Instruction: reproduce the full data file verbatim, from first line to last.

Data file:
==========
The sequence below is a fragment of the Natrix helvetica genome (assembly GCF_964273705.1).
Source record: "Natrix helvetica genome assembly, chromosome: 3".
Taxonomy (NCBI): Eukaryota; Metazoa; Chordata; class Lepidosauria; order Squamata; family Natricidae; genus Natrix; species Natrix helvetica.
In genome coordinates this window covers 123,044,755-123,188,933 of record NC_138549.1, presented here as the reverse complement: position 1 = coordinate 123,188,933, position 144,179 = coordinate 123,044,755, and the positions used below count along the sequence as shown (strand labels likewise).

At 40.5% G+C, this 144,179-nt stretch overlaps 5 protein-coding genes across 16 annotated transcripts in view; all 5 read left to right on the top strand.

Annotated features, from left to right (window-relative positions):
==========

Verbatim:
The sequence below is a fragment of the Natrix helvetica genome (assembly GCF_964273705.1).
Source record: "Natrix helvetica genome assembly, chromosome: 3".
Taxonomy (NCBI): Eukaryota; Metazoa; Chordata; class Lepidosauria; order Squamata; family Natricidae; genus Natrix; species Natrix helvetica.
In genome coordinates this window covers 123,044,755-123,188,933 of record NC_138549.1, presented here as the reverse complement: position 1 = coordinate 123,188,933, position 144,179 = coordinate 123,044,755, and the positions used below count along the sequence as shown (strand labels likewise).

At 40.5% G+C, this 144,179-nt stretch overlaps 5 protein-coding genes across 16 annotated transcripts in view; all 5 read left to right on the top strand.

Annotated features, from left to right (window-relative positions):